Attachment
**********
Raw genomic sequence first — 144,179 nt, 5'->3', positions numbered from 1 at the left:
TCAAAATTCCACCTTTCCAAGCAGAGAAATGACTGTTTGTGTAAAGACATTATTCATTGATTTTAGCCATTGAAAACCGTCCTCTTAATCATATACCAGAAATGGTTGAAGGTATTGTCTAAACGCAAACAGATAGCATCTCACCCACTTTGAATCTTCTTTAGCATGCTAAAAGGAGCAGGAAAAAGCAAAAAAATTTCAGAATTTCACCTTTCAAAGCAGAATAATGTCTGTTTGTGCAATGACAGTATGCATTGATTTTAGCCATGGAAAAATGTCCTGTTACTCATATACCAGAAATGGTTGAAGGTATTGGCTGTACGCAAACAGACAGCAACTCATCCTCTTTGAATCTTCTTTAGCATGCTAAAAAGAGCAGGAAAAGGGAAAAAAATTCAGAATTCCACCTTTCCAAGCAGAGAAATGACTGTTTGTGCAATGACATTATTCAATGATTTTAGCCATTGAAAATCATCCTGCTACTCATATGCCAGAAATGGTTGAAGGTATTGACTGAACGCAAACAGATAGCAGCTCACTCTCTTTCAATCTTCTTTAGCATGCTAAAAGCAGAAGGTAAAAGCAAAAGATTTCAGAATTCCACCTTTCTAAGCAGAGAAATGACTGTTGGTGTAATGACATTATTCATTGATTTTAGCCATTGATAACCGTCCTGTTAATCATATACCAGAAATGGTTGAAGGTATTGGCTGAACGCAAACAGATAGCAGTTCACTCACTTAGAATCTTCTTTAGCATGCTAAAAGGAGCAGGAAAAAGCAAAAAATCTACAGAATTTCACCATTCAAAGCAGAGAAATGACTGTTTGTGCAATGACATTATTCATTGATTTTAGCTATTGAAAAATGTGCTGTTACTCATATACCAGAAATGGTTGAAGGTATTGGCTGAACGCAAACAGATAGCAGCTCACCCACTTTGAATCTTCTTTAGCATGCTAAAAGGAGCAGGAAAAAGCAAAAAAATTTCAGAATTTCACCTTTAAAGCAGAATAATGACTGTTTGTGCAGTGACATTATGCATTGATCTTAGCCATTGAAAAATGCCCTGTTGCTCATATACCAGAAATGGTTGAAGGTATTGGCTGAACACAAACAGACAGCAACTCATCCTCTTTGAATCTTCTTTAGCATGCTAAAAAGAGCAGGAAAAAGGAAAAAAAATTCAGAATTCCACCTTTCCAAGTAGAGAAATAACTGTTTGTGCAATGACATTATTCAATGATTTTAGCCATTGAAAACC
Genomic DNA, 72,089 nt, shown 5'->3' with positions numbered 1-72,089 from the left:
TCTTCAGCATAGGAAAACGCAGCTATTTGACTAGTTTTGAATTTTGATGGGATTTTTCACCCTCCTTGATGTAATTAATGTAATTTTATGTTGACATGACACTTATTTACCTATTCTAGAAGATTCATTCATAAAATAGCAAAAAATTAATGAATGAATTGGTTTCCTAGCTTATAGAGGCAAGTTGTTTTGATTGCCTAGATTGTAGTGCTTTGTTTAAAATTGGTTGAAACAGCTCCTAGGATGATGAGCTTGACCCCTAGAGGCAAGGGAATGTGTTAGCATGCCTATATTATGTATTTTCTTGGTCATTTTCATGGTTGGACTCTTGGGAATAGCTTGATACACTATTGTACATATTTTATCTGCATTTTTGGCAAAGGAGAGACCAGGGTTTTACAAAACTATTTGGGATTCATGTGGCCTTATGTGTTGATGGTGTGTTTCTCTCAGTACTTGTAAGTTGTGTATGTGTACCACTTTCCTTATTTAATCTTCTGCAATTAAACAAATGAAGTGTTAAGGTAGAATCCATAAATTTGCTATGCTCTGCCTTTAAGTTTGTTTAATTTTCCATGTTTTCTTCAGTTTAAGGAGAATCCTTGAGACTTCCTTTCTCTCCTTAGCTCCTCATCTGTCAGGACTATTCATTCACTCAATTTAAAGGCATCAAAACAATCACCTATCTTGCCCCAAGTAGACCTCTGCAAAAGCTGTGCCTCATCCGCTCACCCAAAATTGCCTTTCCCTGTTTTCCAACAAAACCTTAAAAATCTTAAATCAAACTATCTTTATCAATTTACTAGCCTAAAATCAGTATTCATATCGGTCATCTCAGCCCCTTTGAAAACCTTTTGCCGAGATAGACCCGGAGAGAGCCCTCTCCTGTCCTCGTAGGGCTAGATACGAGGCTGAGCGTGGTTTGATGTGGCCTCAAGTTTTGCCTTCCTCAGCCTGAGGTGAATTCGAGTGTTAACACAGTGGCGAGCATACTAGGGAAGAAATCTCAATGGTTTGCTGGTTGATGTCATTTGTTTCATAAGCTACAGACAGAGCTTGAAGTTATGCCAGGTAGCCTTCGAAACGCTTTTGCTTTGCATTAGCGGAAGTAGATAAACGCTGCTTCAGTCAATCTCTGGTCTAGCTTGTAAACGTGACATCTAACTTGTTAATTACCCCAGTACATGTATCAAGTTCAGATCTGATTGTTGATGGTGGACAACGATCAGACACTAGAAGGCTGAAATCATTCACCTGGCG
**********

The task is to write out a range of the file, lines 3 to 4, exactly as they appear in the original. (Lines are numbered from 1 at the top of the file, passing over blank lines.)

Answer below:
Genomic DNA, 72,089 nt, shown 5'->3' with positions numbered 1-72,089 from the left:
TCTTCAGCATAGGAAAACGCAGCTATTTGACTAGTTTTGAATTTTGATGGGATTTTTCACCCTCCTTGATGTAATTAATGTAATTTTATGTTGACATGACACTTATTTACCTATTCTAGAAGATTCATTCATAAAATAGCAAAAAATTAATGAATGAATTGGTTTCCTAGCTTATAGAGGCAAGTTGTTTTGATTGCCTAGATTGTAGTGCTTTGTTTAAAATTGGTTGAAACAGCTCCTAGGATGATGAGCTTGACCCCTAGAGGCAAGGGAATGTGTTAGCATGCCTATATTATGTATTTTCTTGGTCATTTTCATGGTTGGACTCTTGGGAATAGCTTGATACACTATTGTACATATTTTATCTGCATTTTTGGCAAAGGAGAGACCAGGGTTTTACAAAACTATTTGGGATTCATGTGGCCTTATGTGTTGATGGTGTGTTTCTCTCAGTACTTGTAAGTTGTGTATGTGTACCACTTTCCTTATTTAATCTTCTGCAATTAAACAAATGAAGTGTTAAGGTAGAATCCATAAATTTGCTATGCTCTGCCTTTAAGTTTGTTTAATTTTCCATGTTTTCTTCAGTTTAAGGAGAATCCTTGAGACTTCCTTTCTCTCCTTAGCTCCTCATCTGTCAGGACTATTCATTCACTCAATTTAAAGGCATCAAAACAATCACCTATCTTGCCCCAAGTAGACCTCTGCAAAAGCTGTGCCTCATCCGCTCACCCAAAATTGCCTTTCCCTGTTTTCCAACAAAACCTTAAAAATCTTAAATCAAACTATCTTTATCAATTTACTAGCCTAAAATCAGTATTCATATCGGTCATCTCAGCCCCTTTGAAAACCTTTTGCCGAGATAGACCCGGAGAGAGCCCTCTCCTGTCCTCGTAGGGCTAGATACGAGGCTGAGCGTGGTTTGATGTGGCCTCAAGTTTTGCCTTCCTCAGCCTGAGGTGAATTCGAGTGTTAACACAGTGGCGAGCATACTAGGGAAGAAATCTCAATGGTTTGCTGGTTGATGTCATTTGTTTCATAAGCTACAGACAGAGCTTGAAGTTATGCCAGGTAGCCTTCGAAACGCTTTTGCTTTGCATTAGCGGAAGTAGATAAACGCTGCTTCAGTCAATCTCTGGTCTAGCTTGTAAACGTGACATCTAACTTGTTAATTACCCCAGTACATGTATCAAGTTCAGATCTGATTGTTGATGGTGGACAACGATCAGACACTAGAAGGCTGAAATCATTCACCTGGCG